I remember recently driving in Scottsdale and watching an elderly man crossing the street and stumbling and falling on his face as his glasses flew off from the violence of the fall. And I remember seeing people walk right past him and no one and I mean no one went to help him. So much indifference and cruelty where compassion and charity should have been expressed!
I wasn’t able to get out of my car because there were cars coming at me full speed and I would have not only put myself in danger but others around me. And so I sat there furious that I couldn’t simply get out of the car to help this fragile man up. He finally managed to gather himself and limped across the walkway. I think that’s when I began to look around me and realized just how much the world had changed.
The cocoon I live in is still very much in place because I’m amongst the lucky ones but where did the compassion for mankind dissipate to the extent that we have become so afraid?
Of everything. Of a fragile old man.
We see this way too much today. A complete lack of respect, care, and concern, from the very young to the very old. And so when I go to Saint Louis and hear how we have to avoid certain neighborhoods or when I’m in Phoenix and wonder why there is a sniper randomly shooting at and killing people, then I begin to understand that my cocoon is getting smaller and smaller.
And when I learn on a Thursday evening that a completely insane individual decided to take five people’s lives that had taken a vow to serve and protect all of us, then my perfect little world simply comes crashing down.
For a split second.
Because as I always tend to do, I wasn’t going to let evil win. And so I began to send love to everyone around me.
Our Leaders Truly Believe In Compassion And The Power Of Words
President Obama, former President Bush, and Chief Brown gave some of the most eloquent and poignant eulogies for all the fallen.
President Obama asked, “Can we do this? Can we find the character, as Americans to open our hearts to each other?” And he recalled a passage from the bible, “I will give you a new heart and put a new spirit in you. I will remove from you your heart of stone, and give you a heart of flesh.”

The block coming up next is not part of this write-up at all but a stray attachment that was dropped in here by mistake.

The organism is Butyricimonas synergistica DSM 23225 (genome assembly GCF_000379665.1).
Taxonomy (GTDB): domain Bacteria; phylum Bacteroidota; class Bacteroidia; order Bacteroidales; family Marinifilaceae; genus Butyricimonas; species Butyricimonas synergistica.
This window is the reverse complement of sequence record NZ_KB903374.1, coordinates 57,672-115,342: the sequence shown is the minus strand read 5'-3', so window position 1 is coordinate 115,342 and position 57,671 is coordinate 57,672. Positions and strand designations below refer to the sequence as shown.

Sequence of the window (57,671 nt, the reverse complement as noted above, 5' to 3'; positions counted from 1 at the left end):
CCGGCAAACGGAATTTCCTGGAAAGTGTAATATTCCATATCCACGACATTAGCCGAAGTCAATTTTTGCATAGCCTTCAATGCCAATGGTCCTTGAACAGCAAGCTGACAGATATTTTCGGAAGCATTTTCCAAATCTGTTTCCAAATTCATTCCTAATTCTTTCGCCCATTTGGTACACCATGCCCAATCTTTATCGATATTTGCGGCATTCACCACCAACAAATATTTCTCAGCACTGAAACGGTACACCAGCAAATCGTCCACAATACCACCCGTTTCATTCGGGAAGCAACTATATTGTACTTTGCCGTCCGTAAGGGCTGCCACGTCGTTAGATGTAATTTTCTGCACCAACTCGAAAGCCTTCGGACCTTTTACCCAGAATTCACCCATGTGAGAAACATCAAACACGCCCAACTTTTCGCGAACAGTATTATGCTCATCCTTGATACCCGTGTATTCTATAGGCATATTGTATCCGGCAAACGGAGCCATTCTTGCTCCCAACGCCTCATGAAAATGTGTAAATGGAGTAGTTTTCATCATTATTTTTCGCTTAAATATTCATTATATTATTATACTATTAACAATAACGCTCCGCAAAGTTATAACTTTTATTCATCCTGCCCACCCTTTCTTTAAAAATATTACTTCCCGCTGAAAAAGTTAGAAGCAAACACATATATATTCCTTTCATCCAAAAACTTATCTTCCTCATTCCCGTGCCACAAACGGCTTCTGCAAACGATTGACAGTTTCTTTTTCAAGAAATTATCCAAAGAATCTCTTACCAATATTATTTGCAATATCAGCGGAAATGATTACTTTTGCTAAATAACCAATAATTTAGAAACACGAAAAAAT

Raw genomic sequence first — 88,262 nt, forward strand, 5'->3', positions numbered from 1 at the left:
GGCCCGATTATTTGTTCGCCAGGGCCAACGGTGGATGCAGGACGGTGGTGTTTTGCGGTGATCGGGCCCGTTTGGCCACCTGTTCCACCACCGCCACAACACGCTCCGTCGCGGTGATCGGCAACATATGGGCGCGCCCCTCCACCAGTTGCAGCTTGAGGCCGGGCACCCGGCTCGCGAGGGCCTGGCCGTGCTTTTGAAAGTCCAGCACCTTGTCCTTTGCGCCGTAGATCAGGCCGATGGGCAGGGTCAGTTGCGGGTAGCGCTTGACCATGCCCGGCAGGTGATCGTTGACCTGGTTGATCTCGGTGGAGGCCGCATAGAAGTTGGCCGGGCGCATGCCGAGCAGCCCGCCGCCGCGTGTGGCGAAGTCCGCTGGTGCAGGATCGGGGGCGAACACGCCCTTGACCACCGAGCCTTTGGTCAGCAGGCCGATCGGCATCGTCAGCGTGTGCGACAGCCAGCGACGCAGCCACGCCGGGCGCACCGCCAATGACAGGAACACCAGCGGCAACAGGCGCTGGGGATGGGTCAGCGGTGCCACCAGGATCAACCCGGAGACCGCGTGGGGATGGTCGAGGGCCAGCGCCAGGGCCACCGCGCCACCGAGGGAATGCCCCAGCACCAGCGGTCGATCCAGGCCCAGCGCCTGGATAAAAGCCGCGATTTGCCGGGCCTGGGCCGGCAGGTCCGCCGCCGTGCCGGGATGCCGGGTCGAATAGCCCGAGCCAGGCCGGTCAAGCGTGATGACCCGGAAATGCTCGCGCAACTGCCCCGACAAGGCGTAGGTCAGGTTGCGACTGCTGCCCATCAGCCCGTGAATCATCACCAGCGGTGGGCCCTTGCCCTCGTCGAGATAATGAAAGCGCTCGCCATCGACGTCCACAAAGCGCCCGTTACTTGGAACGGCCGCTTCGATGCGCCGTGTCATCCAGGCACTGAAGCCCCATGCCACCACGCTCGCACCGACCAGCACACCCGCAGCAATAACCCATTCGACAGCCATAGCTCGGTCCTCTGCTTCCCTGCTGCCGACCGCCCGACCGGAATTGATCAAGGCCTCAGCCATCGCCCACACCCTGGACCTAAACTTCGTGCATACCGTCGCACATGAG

Isn’t it time that we used our hearts because as Mr. Obama stated so effectively, “with an open heart, we can learn to stand in each other’s shoes and look at the world through each others’ eyes. With an open heart, we can abandon the overheated rhetoric and the oversimplification that reduces whole categories of our fellow American to not just opponents, but to enemies.”
Mr. Bush was perhaps at his most eloquent when he spoke these words, “At our best, we know we have one country, one future, one destiny. We do not want the unity of grief. Nor do we want the unity of fear. We want the unity of hope, affection, and high purpose.”
And Chief Brown used the power of music by citing one of the most beautiful lyrics written by an amazing being, Mr. Stevie Wonder, “Change your words into truths and then change that truth into love.”
I’m just a naive human who believes that this is possible. I believe that compassion is not only a possibility but a must. Perhaps it’s why my path led me to where I am today with a group of people who innately believe that words hold immense power.
And even though I may be considered naive, I am going to continue on this path and will make it my purpose to spread positive words to as many human beings possible. Because at the end of the day, we’re the ones that have been put on this earth to make something positive of it.
At least, that’s the legacy that I would like to leave behind.